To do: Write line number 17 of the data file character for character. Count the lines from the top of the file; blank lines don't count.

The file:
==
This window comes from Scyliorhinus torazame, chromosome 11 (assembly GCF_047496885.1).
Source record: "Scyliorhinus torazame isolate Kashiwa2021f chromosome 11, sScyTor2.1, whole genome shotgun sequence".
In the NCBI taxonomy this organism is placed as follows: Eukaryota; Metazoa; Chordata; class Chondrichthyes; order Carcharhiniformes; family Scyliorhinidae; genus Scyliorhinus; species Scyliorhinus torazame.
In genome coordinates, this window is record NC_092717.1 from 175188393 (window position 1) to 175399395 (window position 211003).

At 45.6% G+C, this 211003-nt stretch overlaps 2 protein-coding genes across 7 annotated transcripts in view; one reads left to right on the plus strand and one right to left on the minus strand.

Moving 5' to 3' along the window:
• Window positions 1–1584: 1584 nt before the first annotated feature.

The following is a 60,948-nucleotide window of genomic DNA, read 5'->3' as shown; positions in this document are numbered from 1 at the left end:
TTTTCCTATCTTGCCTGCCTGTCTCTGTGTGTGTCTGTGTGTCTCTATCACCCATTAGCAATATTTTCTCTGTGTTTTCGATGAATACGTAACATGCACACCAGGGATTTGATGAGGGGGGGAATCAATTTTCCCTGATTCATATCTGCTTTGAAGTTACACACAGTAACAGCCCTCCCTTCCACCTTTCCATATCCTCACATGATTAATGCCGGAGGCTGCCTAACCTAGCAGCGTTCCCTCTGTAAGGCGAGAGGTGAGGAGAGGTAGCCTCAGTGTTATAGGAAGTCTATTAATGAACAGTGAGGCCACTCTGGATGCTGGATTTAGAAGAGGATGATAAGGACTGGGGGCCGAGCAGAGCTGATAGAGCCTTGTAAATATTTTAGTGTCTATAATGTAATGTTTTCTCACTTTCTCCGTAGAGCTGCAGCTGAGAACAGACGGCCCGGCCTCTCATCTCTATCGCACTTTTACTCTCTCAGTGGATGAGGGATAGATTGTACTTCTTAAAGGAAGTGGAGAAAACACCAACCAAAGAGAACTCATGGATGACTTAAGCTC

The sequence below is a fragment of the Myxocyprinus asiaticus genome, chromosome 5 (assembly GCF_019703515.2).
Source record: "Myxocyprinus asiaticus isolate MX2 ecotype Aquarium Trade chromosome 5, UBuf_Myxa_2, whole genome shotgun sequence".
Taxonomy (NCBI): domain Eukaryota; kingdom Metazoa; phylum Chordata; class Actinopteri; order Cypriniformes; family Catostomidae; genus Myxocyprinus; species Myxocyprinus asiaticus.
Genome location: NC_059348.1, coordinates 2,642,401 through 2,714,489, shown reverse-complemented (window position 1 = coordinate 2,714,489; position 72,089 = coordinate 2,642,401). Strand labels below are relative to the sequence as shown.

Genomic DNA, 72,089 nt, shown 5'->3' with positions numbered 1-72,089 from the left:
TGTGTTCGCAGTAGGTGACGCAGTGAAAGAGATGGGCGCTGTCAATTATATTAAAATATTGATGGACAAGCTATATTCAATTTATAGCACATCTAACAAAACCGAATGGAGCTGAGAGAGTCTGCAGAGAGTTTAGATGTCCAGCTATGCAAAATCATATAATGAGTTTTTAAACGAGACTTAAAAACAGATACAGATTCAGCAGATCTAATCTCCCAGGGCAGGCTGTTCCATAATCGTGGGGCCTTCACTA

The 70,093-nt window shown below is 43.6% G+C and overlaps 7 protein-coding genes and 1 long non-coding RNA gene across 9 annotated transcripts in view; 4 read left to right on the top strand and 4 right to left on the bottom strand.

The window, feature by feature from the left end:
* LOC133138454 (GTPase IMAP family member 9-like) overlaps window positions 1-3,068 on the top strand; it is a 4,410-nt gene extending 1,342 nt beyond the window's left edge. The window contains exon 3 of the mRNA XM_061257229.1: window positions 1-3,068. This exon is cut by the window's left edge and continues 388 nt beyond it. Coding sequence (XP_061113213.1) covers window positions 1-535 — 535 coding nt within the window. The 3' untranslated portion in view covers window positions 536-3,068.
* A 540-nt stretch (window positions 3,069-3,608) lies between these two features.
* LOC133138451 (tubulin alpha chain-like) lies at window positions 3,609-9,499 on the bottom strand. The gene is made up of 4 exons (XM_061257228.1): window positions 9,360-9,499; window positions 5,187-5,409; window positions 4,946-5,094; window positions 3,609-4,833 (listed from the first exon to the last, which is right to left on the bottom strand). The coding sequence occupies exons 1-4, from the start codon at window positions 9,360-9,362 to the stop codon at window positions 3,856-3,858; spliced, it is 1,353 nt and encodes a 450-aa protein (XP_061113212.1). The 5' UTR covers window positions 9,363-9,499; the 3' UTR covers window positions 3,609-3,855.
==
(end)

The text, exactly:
The window, feature by feature from the left end: